Updated: 3 days ago
If you like beer, you should know AB InBev, the biggest brewer in the world.
For our last interview of the season, we have been fortunate to have with us a Global Director of Innovation at AB InBev, a real expert on packaging, and a commercial innovator in sustainability, Keenan Thompson.
Science by Trianon :
Mr. Thompson tell us all about yourself!
Audrey, Markus, thanks for having me.
Where to begin, well I grew up on the edge of the cornfields in Indiana.
My parents didn't have the chance to go to college and I was the first one in our family to get that chance.
At school, I loved science and math, and I was lucky enough to have mentors who pointed me in the direction of engineering.
I came very close to attending Colorado School of Mines (nestled between the Rocky Mountains and a Brewery who knows where that path would have gone), but at the last minute chose Purdue University, a bit closer to home and one of the best, most innovative engineering schools in the USA.
I specialised in Mechanical Engineering and what I liked about it, was that it gives you an overview of all the science disciplines (static, dynamic, fluid systems, thermodynamics, electricity, chemistry etc.).
This background was both wide and deep and made me look at the world and its problems in a very tangible way – it turned me into a problem solver.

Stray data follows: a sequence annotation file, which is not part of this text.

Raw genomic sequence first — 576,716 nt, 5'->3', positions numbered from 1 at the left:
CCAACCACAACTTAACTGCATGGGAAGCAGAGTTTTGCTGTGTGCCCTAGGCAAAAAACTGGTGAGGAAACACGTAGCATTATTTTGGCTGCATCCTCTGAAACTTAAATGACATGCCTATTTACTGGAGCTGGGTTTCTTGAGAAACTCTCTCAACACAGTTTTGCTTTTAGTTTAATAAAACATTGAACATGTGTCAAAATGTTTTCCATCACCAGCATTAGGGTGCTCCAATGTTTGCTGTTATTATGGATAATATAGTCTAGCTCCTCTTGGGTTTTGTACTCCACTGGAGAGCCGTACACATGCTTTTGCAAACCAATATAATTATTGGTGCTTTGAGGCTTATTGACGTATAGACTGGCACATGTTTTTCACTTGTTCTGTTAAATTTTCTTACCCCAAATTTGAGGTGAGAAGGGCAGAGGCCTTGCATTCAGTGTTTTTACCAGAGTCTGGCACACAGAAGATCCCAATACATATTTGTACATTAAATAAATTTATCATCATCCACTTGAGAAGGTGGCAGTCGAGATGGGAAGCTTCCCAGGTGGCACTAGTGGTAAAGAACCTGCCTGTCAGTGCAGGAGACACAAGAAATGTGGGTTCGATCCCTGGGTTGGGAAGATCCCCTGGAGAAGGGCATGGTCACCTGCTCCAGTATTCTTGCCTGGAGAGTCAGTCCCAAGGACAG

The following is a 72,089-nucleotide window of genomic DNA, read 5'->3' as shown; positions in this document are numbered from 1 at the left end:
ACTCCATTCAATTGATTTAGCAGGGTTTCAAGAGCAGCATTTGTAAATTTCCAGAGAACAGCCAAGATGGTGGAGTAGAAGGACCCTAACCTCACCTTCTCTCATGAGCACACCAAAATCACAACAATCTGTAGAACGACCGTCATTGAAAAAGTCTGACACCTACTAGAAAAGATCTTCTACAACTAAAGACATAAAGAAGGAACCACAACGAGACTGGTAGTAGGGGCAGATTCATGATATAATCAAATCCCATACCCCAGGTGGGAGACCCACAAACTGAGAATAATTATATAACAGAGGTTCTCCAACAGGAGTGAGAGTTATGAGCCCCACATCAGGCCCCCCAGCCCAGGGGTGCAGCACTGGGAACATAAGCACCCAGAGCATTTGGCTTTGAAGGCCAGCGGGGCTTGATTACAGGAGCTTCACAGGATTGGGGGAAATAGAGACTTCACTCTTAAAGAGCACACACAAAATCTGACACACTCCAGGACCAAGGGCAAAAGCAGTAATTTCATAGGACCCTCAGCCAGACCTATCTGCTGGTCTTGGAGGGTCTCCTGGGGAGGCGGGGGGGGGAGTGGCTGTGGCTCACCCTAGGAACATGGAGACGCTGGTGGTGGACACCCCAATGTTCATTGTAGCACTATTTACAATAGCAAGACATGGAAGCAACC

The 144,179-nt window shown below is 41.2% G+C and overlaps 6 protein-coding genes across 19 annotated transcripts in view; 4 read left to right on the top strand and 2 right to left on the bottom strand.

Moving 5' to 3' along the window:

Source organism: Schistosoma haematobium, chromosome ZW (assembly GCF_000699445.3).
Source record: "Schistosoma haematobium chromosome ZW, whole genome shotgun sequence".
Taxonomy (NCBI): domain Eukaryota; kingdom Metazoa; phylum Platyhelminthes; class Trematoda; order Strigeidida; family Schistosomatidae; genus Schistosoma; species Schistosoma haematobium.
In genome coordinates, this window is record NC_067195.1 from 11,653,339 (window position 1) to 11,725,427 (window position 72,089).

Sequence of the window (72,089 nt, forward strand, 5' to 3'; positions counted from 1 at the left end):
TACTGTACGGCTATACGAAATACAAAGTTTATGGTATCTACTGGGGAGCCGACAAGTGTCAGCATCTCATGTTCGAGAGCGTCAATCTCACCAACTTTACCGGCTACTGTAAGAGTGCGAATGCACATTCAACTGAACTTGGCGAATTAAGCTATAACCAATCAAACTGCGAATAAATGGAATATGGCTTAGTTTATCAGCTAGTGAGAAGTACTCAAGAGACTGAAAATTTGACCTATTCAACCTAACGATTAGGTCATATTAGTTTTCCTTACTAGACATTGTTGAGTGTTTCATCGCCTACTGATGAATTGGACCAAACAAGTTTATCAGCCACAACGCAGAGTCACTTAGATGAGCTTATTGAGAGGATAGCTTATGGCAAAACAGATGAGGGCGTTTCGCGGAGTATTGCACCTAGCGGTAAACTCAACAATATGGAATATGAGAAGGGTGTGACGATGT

Mechanical engineering as seen by Science by Trianon 
Science by Trianon:
So, you are an engineer, but if we look at your background, we also see that you are a marketer! How did you then get into marketing?
By the time I left Purdue I was a solid analytical thinker, a top of the class engineer, ready to take on the world.
I joined Kimberly-Clark where I learned how to build machines, how to design materials to run on machines, how to develop a product etc. but at the same time I was working with the commercial business team, i.e. marketers and salespeople who were building brands, who were understanding the consumers.
They were writing the briefs for what they needed the engineers to create.
I found myself discovering this completely different world, the world of Marketing.
These commercially minded people were always giving the technical folks like me directions, but I didn't have enough experience to understand why I was asked to do certain things, what was the importance of a small detail here and there.
So, the next best thing you can do if you don't understand something is to go physically put yourself in those shoes.
Marketing to engineer translation 
I moved to Barcelona and obtained my MBA and having done that I returned to Kimberly-Clark and worked in corporate innovation incubator as a business creator on brand and category expansion projects.
After a few years there I transitioned into brand-management, where I learned about and had responsibility for the business financials, the brand’s equity, the portfolio strategy, product development planning, marketing campaign creation, etc.